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Library & Archives Blog – Meet a Volunteer…

Today we are meeting Sandra Smith. Born January 1944; she spent her childhood on a farm in Norfolk. Sandra was privately educated; admits to getting up to mischief at school, but made life-long friends.

Not knowing what to do next she thought the London Cordon Bleu cookery school seemed like a good idea and attended the ‘Brides’ Course, did six months practical at Eton College then returned to London to do the Advanced Course at the Cordon Bleu. This set her on the track of cooking dinner parties and Directors’ lunches in the City.

Sandra’s first job was as a Junior for a Couturier, Roger Brines, in South Molton Steet. This was basically a runner/’go for’ to the suppliers around the West End of London; handing the half-made clothes to the Fitter and was able to meet the customers and thoroughly enjoyed it. She worked with Roger Brines over several years and built up a fabulous friendship describing Roger has a father-figure. Her father, a Royal Navy Officer, had died in 1946 so she never knew him…BUT knows a lot of stories about him from many sources!  Including supervising the very young Welsh ratings joining the Navy just before the war – a frightening time for them. He looked out for them and made sure they had first pick of the food parcels from Canada!

Sandra had various other jobs over the years including Secretary of Groundwork Nottingham which was great fun and was a bit like a ‘Mother Hen’ to the young Project Officers.

In 1969 she married Ted, had two sons and now has two grandsons and one grand daughter, with part of the family living in Amsterdam. She has lived in several homes including London, Nottingham, Catalunya and finally Whitby where we have lived on Esk Terrace for 20+ years. “We love it and are well involved in local life; happily living here with our Lumpy Lab Milly who is a delight.”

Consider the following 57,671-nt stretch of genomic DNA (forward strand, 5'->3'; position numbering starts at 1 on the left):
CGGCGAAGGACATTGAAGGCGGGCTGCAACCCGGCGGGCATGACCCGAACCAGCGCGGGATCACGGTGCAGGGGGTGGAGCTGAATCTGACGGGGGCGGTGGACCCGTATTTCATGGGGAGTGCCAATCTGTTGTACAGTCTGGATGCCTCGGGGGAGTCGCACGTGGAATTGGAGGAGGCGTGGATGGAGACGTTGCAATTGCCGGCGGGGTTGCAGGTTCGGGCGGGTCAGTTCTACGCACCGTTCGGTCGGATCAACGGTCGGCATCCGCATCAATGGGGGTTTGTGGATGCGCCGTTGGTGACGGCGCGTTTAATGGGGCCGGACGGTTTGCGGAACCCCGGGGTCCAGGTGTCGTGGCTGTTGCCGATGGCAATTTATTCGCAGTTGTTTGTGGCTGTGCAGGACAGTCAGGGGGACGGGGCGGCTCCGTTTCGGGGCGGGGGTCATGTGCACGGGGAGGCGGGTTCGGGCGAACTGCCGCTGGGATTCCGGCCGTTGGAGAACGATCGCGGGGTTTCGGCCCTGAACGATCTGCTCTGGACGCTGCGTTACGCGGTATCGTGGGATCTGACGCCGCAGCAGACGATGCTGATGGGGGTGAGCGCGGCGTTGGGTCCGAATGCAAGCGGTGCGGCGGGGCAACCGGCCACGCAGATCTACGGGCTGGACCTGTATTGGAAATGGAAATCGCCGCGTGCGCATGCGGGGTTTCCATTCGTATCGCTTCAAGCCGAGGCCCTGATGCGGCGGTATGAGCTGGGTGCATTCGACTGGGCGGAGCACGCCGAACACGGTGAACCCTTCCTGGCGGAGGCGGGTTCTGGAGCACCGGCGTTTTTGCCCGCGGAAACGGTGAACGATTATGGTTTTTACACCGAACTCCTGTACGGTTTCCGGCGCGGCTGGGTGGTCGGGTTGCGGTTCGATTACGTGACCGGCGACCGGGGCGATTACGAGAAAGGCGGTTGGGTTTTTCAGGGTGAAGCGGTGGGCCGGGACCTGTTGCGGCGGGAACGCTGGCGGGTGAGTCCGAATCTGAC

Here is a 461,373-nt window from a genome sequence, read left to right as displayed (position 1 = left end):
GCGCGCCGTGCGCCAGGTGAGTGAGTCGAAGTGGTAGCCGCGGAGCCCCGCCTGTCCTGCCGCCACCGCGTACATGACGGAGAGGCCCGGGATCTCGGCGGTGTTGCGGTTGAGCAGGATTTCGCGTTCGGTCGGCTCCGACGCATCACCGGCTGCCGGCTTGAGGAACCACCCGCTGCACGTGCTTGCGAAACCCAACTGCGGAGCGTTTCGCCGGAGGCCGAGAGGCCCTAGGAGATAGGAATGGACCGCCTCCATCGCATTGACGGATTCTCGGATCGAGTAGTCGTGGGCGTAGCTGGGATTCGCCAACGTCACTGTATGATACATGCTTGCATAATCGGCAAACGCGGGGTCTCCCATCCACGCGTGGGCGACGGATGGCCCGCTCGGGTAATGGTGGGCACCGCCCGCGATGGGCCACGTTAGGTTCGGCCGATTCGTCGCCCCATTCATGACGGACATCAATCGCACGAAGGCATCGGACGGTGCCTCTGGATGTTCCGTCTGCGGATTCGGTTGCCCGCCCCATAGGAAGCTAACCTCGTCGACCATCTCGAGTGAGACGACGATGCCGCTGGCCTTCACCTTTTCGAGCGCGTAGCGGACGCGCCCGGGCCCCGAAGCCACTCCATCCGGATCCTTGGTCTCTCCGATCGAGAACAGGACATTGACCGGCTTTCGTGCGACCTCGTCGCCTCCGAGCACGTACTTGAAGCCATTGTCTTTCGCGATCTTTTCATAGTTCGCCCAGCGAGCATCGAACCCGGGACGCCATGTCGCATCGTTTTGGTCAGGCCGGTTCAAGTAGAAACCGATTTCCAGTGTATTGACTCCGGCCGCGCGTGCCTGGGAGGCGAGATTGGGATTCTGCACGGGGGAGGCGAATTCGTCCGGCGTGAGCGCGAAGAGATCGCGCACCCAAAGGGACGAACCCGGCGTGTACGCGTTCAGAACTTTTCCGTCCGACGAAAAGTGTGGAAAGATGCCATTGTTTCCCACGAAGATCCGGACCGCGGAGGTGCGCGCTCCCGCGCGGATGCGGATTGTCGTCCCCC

Sandra became a Volunteer at the Whitby Lit & Phil Society Library where she discovered Francis Haydn William (FHW) the rebellious Unitarian Minister at Flowergate Chapel.

“I came to Whitby in January 2003 and noticed a green door at the bottom of Flowergate.  I wondered where it led and assumed it would be just another yard! How wrong I was!  Behind the green door is the Unitarian Chapel a well kept Whitby secret. The Minister between 1888 and 1910 was Rev Francis Haydn Williams (FHW). He lived at 177 Church Street with his family and soon became involved with the local population on the Eastside listening to their grievances and trying to fight their corner.” 

Below is one of Francis Hadydn Williams public protestations:

“One evening last week the town of Whitby was the scene of a curious disturbance. The leader of the movement was the Rev. Haydn Williams, the Unitarian minister at Whitby.  He having an innate conviction that the cliff on the west side of the town, which has recently been enclosed with railings, is public property, felt called to vindicate his position and the public rights.  Accordingly, he formed a procession and marched through the town to demolish the objectionable six-feet-high barriers.  Arrived at the railings the crowd hung on to them until the weight thus unexpectedly supplied uprooted them. 

And when all was completely and satisfactorily accomplished, and the barrier was completely undone, the enthusiastic crowd chaired Mr Williams through the town to his house, where he afterwards addressed his followers from a window.”

Sandra was also involved in the gathering of resources for the Our Lassies (2024) and interviewed a classic ‘Seaside Landlady’!

If you are interested in learning more about Francis Haydn Williams book an appointment with Sandra and discover some of the stories behind this colourful character. Email library@whitbymuseum.org.uk

Claire Marris Archives Development Officer

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